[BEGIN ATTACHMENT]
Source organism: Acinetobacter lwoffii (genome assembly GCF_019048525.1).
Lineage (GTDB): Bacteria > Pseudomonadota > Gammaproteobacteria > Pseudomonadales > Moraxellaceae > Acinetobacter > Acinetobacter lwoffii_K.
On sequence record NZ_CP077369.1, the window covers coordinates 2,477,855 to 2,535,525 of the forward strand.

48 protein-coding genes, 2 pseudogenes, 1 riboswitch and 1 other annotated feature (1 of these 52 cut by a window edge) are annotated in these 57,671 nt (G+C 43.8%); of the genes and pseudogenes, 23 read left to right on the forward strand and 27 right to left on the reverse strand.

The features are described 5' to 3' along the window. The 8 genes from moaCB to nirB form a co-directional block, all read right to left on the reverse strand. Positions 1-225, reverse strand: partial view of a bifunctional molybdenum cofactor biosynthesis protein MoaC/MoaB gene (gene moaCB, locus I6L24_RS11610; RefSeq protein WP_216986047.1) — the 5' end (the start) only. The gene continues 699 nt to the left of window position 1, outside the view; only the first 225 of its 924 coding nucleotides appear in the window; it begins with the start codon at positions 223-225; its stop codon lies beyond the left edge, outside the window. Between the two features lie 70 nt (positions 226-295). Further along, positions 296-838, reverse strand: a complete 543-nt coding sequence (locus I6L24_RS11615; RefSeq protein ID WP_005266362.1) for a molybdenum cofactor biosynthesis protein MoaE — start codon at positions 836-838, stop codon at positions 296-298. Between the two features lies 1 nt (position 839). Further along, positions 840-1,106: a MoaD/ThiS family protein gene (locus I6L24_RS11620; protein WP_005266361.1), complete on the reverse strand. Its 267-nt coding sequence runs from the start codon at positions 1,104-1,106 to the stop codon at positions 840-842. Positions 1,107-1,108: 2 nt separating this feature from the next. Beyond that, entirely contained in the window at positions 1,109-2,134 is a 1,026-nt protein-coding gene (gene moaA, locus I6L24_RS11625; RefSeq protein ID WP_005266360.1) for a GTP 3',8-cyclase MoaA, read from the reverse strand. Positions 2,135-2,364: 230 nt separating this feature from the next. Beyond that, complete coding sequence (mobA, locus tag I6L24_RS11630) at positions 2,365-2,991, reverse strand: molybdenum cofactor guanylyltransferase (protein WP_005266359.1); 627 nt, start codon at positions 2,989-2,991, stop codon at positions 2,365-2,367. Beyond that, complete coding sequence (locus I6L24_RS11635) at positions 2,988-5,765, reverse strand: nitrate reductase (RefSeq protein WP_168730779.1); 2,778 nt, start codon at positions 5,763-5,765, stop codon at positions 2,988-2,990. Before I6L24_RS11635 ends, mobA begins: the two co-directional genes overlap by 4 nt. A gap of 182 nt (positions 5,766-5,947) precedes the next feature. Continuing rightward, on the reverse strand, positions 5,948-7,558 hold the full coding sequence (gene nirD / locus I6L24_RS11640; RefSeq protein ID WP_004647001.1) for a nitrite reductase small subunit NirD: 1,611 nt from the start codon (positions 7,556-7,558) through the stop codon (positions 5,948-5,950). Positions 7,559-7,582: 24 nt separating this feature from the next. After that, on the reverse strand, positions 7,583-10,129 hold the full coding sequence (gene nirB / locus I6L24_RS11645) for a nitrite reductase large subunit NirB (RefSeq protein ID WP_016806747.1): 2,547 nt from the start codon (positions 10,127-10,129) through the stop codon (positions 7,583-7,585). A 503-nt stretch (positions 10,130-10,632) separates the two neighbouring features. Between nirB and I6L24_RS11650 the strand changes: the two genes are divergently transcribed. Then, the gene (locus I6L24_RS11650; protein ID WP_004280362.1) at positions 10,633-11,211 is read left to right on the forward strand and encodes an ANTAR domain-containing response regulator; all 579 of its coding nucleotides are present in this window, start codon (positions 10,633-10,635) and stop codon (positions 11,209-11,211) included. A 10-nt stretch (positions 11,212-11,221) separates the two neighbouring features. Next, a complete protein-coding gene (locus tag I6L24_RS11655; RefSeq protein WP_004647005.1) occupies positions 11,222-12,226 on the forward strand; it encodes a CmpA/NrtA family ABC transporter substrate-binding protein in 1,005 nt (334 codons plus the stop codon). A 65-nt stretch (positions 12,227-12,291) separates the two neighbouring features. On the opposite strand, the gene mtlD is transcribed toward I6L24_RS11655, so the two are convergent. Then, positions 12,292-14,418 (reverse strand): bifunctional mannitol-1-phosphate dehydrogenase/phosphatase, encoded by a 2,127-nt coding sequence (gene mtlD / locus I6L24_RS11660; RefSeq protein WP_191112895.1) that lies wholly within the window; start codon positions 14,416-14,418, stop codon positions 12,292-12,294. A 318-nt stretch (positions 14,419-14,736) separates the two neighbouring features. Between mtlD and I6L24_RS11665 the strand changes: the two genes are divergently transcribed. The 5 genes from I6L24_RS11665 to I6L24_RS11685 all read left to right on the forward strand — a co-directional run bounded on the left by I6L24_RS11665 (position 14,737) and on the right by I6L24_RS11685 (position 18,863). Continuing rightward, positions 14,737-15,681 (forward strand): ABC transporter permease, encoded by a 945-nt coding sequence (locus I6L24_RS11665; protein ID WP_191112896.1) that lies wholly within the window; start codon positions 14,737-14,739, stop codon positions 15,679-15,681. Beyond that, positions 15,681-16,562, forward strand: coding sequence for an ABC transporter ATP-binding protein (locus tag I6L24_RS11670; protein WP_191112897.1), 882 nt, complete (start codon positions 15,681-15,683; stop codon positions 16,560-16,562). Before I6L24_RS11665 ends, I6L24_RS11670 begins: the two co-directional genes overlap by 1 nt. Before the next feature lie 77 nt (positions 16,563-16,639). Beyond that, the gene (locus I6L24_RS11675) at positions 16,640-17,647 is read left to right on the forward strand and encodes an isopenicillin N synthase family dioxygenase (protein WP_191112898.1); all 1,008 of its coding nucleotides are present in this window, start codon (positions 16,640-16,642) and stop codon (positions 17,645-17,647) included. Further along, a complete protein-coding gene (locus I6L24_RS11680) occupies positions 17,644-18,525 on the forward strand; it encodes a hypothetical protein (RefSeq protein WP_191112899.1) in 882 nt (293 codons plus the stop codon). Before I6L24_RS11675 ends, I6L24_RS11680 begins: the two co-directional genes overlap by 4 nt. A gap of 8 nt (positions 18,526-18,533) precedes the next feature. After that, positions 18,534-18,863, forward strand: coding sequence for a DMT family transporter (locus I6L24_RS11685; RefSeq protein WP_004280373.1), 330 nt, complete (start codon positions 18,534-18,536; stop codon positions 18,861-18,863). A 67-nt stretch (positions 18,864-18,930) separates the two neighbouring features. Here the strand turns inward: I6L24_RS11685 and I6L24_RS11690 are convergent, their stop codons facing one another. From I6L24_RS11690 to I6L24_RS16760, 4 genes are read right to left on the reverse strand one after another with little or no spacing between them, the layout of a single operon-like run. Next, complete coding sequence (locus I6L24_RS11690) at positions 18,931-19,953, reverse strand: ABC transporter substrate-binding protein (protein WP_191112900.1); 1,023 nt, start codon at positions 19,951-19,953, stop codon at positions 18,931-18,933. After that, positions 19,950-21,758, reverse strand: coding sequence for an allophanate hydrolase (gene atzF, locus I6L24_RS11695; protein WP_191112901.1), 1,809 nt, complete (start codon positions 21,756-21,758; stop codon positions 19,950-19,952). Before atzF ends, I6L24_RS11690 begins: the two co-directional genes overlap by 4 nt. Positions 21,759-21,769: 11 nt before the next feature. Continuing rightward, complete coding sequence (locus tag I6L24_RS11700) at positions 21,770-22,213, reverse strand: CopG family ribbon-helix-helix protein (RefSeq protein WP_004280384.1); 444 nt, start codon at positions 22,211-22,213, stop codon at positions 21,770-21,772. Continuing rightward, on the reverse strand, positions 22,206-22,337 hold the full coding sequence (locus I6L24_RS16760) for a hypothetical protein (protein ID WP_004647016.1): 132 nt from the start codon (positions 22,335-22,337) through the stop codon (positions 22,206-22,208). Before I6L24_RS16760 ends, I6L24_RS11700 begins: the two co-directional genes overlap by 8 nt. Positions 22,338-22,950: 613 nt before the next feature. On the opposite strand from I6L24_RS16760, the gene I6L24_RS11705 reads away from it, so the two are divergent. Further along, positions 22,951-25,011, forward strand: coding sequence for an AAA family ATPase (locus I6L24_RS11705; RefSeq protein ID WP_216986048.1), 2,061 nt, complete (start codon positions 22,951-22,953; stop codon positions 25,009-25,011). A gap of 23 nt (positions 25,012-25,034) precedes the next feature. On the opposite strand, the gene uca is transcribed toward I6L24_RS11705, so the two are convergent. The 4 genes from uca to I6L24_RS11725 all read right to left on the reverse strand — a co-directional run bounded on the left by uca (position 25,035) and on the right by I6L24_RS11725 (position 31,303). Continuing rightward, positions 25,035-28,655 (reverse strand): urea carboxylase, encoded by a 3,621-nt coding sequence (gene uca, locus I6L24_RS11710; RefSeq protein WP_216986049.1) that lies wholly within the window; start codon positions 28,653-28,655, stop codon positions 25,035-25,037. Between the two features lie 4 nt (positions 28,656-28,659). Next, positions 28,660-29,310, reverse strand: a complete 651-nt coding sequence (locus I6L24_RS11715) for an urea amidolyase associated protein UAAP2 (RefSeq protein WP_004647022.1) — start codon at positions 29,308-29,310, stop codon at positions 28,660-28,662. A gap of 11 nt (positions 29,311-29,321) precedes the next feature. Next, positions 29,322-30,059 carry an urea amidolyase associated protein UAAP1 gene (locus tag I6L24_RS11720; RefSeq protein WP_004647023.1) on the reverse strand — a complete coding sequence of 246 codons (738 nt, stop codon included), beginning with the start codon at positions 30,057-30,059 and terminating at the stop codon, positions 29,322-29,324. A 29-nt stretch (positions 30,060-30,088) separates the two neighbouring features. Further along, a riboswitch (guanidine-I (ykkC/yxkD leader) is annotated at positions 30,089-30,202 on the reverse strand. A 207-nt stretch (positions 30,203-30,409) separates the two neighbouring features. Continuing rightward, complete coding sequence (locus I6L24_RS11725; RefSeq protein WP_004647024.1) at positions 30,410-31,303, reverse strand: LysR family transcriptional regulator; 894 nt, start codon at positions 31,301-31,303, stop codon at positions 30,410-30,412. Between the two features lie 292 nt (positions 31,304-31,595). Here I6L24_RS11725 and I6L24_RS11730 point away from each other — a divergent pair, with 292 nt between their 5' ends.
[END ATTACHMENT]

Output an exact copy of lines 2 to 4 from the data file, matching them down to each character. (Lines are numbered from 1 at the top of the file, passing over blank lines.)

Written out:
Lineage (GTDB): Bacteria > Pseudomonadota > Gammaproteobacteria > Pseudomonadales > Moraxellaceae > Acinetobacter > Acinetobacter lwoffii_K.
On sequence record NZ_CP077369.1, the window covers coordinates 2,477,855 to 2,535,525 of the forward strand.

48 protein-coding genes, 2 pseudogenes, 1 riboswitch and 1 other annotated feature (1 of these 52 cut by a window edge) are annotated in these 57,671 nt (G+C 43.8%); of the genes and pseudogenes, 23 read left to right on the forward strand and 27 right to left on the reverse strand.